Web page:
“All truths are easy to understand once they are discovered; the point is to discover them.” -Galileo Galilei

Ever since the time of Galileo, Jupiter has been an amazing sight for skywatchers. With its four large moons, even the smallest of amateur telescopes provide amazing sights.

In fact, if you watch Jupiter’s four large Moons over the span of a few hours, you’re likely to discover the same exact thing that Galileo did.

You can see that Jupiter’s moons orbit around Jupiter! Looking through a larger telescope, like the video above was shot using, you can actually see the shadows of Jupiter’s moons falling on the planet itself.

And we’ve actually captured some remarkable shots of Jupiter’s Galilean satellites.

Check out this shot, by Kevin Quinn, of two of Jupiter’s Moons, Ganymede and Europa, both casting their shadow on the planet at the same time: a double eclipse.

Of course, if you had the Hubble space telescope, you can pretty much do whatever you want. Including looking at Jupiter at just the right time…

…to see a triple eclipse! That’s three of Jupiter’s moons’ shadows falling on the planet at the same time! You have to really look at juuuuust the right time to make this happen, because the orbits don’t often line up like that.

But I want more. What do I want? Hubble, my birthday is many months off, but let me tell you what I really want. I want a photo of Jupiter’s moons lined up so perfectly that we don’t just get a double eclipse, but that one of Jupiter’s moons has its shadow fall on an inner moon of Jupiter!

Does this happen? Of course it does; Jupiter’s moons orbit at an incline to Jupiter, and it’s only a matter of time before they line up correctly! In fact, I may have scavenged an image where it happened: take a look!

But you know what I really want: I want Hubble to capture it! Why?

Because with Hubble’s resolution, we could actually see one moon’s shadow on another moon!

And this is something that really happens, and we actually have the technology to image it today! Here’s hoping!

Comments

  1. #1 sean hogge
    March 11, 2011

    I assume Hubble is still spoken for pretty much 100% of viable operation hours, but surely whatever team manages Hubble could see the value of this. Is it crazy to think this idea would be heeded if spoken into the right ear?

    For my birthday, I want Hubble to take a picture of me taking a picture of it. Totally plausible.

  2. #2 abadidea
    March 11, 2011

    What sort of color filter was used on Rainbow Brite Jupiter there?

  3. #3 javad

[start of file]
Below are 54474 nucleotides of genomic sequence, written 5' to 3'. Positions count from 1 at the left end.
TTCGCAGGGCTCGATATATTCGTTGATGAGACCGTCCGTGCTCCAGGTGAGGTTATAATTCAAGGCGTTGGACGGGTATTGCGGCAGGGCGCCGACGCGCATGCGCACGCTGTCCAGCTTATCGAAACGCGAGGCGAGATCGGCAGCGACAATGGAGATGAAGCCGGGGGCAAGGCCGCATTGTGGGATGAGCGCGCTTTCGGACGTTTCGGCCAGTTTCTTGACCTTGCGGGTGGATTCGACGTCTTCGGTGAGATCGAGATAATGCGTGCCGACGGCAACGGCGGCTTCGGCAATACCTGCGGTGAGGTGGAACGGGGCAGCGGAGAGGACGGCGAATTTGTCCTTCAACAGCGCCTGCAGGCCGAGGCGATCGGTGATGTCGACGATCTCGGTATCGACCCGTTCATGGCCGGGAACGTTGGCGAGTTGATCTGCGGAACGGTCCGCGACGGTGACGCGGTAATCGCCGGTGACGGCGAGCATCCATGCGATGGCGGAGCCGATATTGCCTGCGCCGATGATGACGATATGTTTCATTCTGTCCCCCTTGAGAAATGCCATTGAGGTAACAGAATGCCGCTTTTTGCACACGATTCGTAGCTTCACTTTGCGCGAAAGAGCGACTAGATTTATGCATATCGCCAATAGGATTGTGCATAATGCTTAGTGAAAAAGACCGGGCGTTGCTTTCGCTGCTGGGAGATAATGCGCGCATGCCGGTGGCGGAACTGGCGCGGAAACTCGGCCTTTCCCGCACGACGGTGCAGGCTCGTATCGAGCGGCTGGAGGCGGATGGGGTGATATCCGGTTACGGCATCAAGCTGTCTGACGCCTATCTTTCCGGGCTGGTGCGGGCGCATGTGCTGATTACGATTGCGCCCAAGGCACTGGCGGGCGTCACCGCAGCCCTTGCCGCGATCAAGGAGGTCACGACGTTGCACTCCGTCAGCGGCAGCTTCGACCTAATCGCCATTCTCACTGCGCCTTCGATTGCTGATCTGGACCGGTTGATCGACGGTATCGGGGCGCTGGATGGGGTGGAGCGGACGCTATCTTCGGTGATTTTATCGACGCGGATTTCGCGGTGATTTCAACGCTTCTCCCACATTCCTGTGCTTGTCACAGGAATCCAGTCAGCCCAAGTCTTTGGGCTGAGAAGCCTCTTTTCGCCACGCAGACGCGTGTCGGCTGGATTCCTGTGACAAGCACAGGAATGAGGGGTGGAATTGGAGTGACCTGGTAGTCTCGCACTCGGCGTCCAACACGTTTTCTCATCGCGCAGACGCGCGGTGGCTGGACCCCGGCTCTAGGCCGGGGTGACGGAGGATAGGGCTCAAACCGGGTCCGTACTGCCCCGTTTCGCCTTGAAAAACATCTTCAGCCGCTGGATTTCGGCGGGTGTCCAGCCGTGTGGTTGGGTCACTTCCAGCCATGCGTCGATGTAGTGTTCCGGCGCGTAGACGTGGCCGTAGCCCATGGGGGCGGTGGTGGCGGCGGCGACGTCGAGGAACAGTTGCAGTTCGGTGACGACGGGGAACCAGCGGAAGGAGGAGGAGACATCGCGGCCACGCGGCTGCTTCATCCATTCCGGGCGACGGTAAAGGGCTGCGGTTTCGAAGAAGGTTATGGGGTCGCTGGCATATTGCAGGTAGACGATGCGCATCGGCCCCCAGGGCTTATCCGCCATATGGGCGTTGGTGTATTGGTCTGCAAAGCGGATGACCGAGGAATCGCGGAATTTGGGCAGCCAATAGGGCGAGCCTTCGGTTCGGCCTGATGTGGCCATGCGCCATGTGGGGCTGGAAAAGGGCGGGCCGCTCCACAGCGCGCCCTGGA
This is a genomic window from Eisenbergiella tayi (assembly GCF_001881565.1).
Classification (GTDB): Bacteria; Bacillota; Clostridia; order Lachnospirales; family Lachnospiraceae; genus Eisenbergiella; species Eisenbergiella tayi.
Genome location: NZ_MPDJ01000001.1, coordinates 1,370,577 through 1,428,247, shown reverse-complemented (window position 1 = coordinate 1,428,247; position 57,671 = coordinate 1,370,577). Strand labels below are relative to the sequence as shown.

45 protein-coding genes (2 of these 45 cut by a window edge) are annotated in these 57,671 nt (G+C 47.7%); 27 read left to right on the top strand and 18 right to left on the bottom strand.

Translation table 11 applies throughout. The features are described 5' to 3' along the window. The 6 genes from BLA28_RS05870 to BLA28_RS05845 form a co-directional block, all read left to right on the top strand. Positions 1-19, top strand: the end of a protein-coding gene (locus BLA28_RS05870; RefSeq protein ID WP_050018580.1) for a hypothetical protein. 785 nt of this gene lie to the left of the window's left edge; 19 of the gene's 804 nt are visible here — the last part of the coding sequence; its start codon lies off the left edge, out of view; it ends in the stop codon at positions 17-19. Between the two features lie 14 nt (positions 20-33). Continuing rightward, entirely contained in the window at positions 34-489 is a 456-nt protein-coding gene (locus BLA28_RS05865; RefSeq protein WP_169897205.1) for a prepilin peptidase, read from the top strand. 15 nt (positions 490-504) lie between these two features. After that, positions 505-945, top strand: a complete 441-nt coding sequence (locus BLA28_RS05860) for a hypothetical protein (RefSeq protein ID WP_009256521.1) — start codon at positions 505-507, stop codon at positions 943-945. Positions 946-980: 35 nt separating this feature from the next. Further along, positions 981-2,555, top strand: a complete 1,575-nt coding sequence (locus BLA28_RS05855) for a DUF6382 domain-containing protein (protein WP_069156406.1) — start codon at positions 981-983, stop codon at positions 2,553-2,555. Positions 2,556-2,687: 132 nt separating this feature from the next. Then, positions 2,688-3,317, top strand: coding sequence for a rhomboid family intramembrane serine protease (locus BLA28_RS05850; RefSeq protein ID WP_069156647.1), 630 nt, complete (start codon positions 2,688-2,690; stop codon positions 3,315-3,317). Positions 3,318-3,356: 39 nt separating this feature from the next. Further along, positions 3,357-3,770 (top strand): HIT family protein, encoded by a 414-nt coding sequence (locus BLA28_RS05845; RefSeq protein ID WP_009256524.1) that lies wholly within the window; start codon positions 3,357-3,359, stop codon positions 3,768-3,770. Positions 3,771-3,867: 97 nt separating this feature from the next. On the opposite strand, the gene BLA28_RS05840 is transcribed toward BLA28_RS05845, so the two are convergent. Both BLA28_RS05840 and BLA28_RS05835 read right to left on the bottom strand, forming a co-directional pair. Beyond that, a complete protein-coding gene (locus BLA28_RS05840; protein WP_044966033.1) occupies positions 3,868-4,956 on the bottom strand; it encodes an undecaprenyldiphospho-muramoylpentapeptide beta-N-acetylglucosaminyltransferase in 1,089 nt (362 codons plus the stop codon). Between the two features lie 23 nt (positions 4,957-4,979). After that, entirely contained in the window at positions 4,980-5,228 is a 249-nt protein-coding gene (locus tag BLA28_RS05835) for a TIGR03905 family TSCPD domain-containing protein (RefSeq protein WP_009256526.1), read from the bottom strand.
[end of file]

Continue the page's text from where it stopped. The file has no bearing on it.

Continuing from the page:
March 11, 2011

    Can you estimate how often this wonderful alignment happens?
    When is the next right time for capturing this event?

  4. #4 Brian
    March 11, 2011

    Is one of Jove Pater’s moons orbit retrograde?
    Another question, the moons appear so large in comparison with the planet. Jupiter is humungous. The moons aren’t much more than our moon, if that. The distance is humungous. Why do they appear so large? I have an 8 inch dobsonian and when I’ve looked at Jupiter I’ve had to convince myself that the nearby lights are not stars because they are just too big and far away from such an (apparent) small planet to be moons. It’s how I imagine the moon looks beside the Earth (I think the Moon is pretty large compared to the Earthf) from Jupiter.

  5. #5 Eric Lund
    March 11, 2011

    @Brian: No, the moons’ size looks reasonable to me. Jupiter’s radius is about 7*10^4 km, and the Galilean satellites have radii in the 1500-2700 km range. The blue satellite in the triple eclipse figure looks to have about 1/30 the radius of Jupiter, which is very nearly the actual value for Callisto (r = 2400 km) and consistent (to the precision which I eyeballed it) with Ganymede.

    For comparison, the Moon’s radius is more than 1/4 that of the Earth’s. Yes, the Moon is large beside the Earth. Relative distances also matter here, if you’re taking a photo from Earth orbit, while the difference in distances to Jupiter and its satellites from Earth is small compared with the total.

  6. #6 DataJack
    March 11, 2011

    1) As to Galileo’s quote – he obviously never had to deal with quantum mechanics. :)

    @SeanHogge – I think a dude on Earth would be far to small to resolve using Hubble. Would you be willing to pose on Ganymede?

  7. #7 Hank Roberts
    March 12, 2011

    ” altın çilek ” above is a spambot. Please nukeuser.

  8. #8 Sean Hogge
    March 14, 2011

    @DataJack Are you sure about Hubble’s resolution? When pointed at the moon, it’s several meters per pixel – too large to resolve the mirrors or Apollo craft. However, being so close to earth, surely it would approach 1 meter per pixel.

    Regardless, I’d be happy to pose on Ganymede. When do I lift off? Can we swing by Europa for a space slushie?

  9. #9 Mu
    March 14, 2011

    So, how much is an hour of Hubble time, and does NASA sell gift cards?

  10. #10 Wayne Williamson
    March 14, 2011

    nice…very much enjoyed the video on finding the next site….